Syed Ibrahim Rizvi

Abstract Others


Syed Ibrahim Rizvi

Abstract Others

Till death do us part

Till death do us part

4 mins

The scale of life lies between two points: birth and death. In between these defining moments of one’s existence, life is a journey in forward direction albeit infinite twists and turns, accomplished milestones, incomplete aspirations, and beautiful emotions.

While to experience one’s own birth and be receptive to the thought of coming to life is beyond jurisdiction, humans do have the ability to think about their impending end. It is this unique ability of human evolution to visualize future events which forms the basis of our fear of death.

Animals have no ability to think about future events and therefore are not perturbed about the inevitable end through a process of death. Animals do have the instinct of getting harmed or killed and thus display a variety of defense mechanisms which they use to protect themselves from predators or situations of impending harm.

The inevitability of life coming to an end, naturally, even without any harm or external force has conditioned human psychology in many ways. Our actions and thoughts reflect this abstract fear in almost all dimensions. The fear of death is made more worrisome when the realization dawns that no one knows what happens after death.

We are made to believe that life has two components, a body, and a soul. Death annihilates the body but the soul is intact. The subscription to this assumption makes a perfect setting for the mind to accept the consequences of death. Lest no harm happen to soul, which humans consider as eternal, we continue to do good deeds in life. The elusive soul is either thought to reincarnate or be a part of heaven or hell, depending on the deeds which its compatible body performed while living.

Living systems, not just humans but all creatures, are made of small complete units known as cells. The cell itself is a complicated assembly of a few types of biomolecules which have amazing functions. It took eons with a time span of a billion years for infinite chemical reactions to happen which produced these biomolecules. The unique assembly of these biomolecules in a particular format somehow made possible a set of reactions to happen. This complex entity which originated from lifeless molecules was capable of replicating and so began life!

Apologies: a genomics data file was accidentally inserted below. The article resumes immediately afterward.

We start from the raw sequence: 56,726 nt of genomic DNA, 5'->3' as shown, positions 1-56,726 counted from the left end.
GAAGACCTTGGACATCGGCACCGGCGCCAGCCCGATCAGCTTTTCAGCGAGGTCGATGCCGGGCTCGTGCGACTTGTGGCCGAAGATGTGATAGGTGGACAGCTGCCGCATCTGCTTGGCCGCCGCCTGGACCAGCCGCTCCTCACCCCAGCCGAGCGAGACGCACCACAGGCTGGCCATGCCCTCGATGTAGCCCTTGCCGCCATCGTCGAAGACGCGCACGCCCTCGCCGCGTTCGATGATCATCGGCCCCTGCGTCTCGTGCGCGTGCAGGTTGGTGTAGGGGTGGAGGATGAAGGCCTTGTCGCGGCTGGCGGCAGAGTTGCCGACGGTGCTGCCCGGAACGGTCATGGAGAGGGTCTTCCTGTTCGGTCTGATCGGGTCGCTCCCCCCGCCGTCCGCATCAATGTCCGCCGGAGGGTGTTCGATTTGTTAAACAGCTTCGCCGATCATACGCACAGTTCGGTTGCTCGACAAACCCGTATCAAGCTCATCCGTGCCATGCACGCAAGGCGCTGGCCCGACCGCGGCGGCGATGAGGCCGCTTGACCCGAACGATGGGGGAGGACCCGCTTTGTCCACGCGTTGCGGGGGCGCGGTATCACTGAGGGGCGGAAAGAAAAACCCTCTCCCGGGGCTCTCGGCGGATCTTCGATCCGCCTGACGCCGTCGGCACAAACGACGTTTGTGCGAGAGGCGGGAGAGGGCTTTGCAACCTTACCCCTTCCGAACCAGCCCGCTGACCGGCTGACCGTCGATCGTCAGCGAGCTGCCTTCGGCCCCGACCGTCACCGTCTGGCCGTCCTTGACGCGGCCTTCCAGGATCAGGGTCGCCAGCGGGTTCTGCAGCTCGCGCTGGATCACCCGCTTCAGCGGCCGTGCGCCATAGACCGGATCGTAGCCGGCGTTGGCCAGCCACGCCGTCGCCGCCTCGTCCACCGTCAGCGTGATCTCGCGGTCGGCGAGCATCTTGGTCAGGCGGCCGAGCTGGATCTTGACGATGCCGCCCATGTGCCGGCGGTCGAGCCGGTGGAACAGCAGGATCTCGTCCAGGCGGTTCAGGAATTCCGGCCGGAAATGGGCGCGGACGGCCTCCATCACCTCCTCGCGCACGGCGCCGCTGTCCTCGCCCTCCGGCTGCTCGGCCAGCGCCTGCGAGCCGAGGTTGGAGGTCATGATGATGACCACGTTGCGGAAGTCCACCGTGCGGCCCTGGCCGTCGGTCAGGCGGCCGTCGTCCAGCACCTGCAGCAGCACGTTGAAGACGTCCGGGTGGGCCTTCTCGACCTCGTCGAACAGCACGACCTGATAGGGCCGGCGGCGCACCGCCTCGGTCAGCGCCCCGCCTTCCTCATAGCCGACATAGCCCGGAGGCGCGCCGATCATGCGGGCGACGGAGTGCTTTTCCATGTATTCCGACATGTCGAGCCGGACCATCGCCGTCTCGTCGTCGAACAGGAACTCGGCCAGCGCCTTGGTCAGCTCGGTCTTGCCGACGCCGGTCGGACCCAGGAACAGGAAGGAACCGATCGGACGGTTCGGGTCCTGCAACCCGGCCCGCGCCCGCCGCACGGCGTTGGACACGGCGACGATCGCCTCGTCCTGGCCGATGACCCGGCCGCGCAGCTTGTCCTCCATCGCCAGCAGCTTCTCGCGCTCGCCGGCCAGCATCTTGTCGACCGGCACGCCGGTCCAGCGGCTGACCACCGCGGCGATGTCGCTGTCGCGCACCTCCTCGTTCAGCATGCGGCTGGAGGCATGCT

It took another 3.5 billion years for a small chemical beginning to add complexity to its structure and create a myriad of life forms that we now see on earth. Humans are perhaps one of the million creatures which owe their origin to the same chemical event which took place when life originated on earth.

Chemically death is an event when the chemical reactions between different constituent biomolecules of the body cease to happen. It is in this condition that the cellular machinery of the body fails and gets disturbed beyond repair. The asynchrony between different molecules causes a stalemate in functions which is reflected as the condition of death.

The causes of dysfunction of molecular functions leading to everything stopping in the body, or the event of death, may be varied. However, even without any external pressure, the chemical association of molecules are such that it is just not possible to sustain it for infinity. This explains the riddle of why every organism has a definite lifespan. Death is thus inevitable even without a cause.

Despite the ingrained acknowledgment of death as an eventual end of every human odyssey, humans have devised unique ways to derive benefits from the inherent fear which the thought of death ensues. Life insurance is one example of reaping the benefit of the human fear of death. In essence, humans with their highly evolved emotions, fear death not only for themselves. Most humans also find it pleasing to think beyond death. Human greed outlives humans!

With life so intricately linked to its end in the form of death, the thought of death has also created a metaphor having numerous usages. The poetic usage of ‘death’, as an expression of ultimate ecstasy of being in love, brings an unexpected romanticism to the meaning of an otherwise fearful word. Using death as a tool to accentuate the love for the beloved has been very beautifully penned by famous Urdu poet Qateel Shifai when he wrote

‘Zindagi mein to sabhi pyar kiya karte hain

Main to mar kar bhi meri jaan tujhe chahoonga

Death, as certain as it is, has also been a fertile expression for poets in their yearning for absolute tranquillity. The disturbing thought of not finding solace even after death was beautifully expressed by great Urdu poet Sheikh Ibrahim Zauq when he said:

ab to ghabrā ke ye kahte haiñ ki mar jā.eñge

mar ke bhī chain na paayā to kidhar jā.eñge

The couplet provides an explanation to the use of the expression ‘RIP’ for someone who has passed away.

Death also finds a beautiful expression in another uniquely human relationship, the marriage. Wedding vows are incomplete without the customary exclamation ‘Till death do us part’.

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